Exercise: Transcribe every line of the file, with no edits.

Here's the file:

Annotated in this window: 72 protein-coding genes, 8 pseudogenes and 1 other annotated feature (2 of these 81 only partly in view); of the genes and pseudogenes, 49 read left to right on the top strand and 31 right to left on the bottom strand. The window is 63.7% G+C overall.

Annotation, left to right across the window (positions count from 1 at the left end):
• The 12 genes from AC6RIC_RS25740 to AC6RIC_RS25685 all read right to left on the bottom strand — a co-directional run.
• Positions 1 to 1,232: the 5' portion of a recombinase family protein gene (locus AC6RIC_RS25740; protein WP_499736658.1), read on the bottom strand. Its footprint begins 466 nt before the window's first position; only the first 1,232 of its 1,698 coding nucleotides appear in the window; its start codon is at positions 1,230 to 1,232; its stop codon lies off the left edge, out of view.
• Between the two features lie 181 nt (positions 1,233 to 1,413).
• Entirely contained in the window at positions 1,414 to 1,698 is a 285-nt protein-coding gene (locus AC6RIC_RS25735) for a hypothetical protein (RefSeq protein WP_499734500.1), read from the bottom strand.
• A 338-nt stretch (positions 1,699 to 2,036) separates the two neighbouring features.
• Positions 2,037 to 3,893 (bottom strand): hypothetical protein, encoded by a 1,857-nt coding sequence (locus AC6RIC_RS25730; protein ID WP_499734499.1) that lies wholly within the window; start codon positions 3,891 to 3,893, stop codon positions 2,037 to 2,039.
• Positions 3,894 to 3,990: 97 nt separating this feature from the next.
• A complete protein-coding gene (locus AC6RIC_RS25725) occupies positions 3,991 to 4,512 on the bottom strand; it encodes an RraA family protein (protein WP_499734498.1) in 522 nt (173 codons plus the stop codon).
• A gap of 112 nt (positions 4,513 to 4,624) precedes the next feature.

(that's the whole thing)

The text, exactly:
Annotated in this window: 72 protein-coding genes, 8 pseudogenes and 1 other annotated feature (2 of these 81 only partly in view); of the genes and pseudogenes, 49 read left to right on the top strand and 31 right to left on the bottom strand. The window is 63.7% G+C overall.

Annotation, left to right across the window (positions count from 1 at the left end):
• The 12 genes from AC6RIC_RS25740 to AC6RIC_RS25685 all read right to left on the bottom strand — a co-directional run.
• Positions 1 to 1,232: the 5' portion of a recombinase family protein gene (locus AC6RIC_RS25740; protein WP_499736658.1), read on the bottom strand. Its footprint begins 466 nt before the window's first position; only the first 1,232 of its 1,698 coding nucleotides appear in the window; its start codon is at positions 1,230 to 1,232; its stop codon lies off the left edge, out of view.
• Between the two features lie 181 nt (positions 1,233 to 1,413).
• Entirely contained in the window at positions 1,414 to 1,698 is a 285-nt protein-coding gene (locus AC6RIC_RS25735) for a hypothetical protein (RefSeq protein WP_499734500.1), read from the bottom strand.
• A 338-nt stretch (positions 1,699 to 2,036) separates the two neighbouring features.
• Positions 2,037 to 3,893 (bottom strand): hypothetical protein, encoded by a 1,857-nt coding sequence (locus AC6RIC_RS25730; protein ID WP_499734499.1) that lies wholly within the window; start codon positions 3,891 to 3,893, stop codon positions 2,037 to 2,039.
• Positions 3,894 to 3,990: 97 nt separating this feature from the next.
• A complete protein-coding gene (locus AC6RIC_RS25725) occupies positions 3,991 to 4,512 on the bottom strand; it encodes an RraA family protein (protein WP_499734498.1) in 522 nt (173 codons plus the stop codon).
• A gap of 112 nt (positions 4,513 to 4,624) precedes the next feature.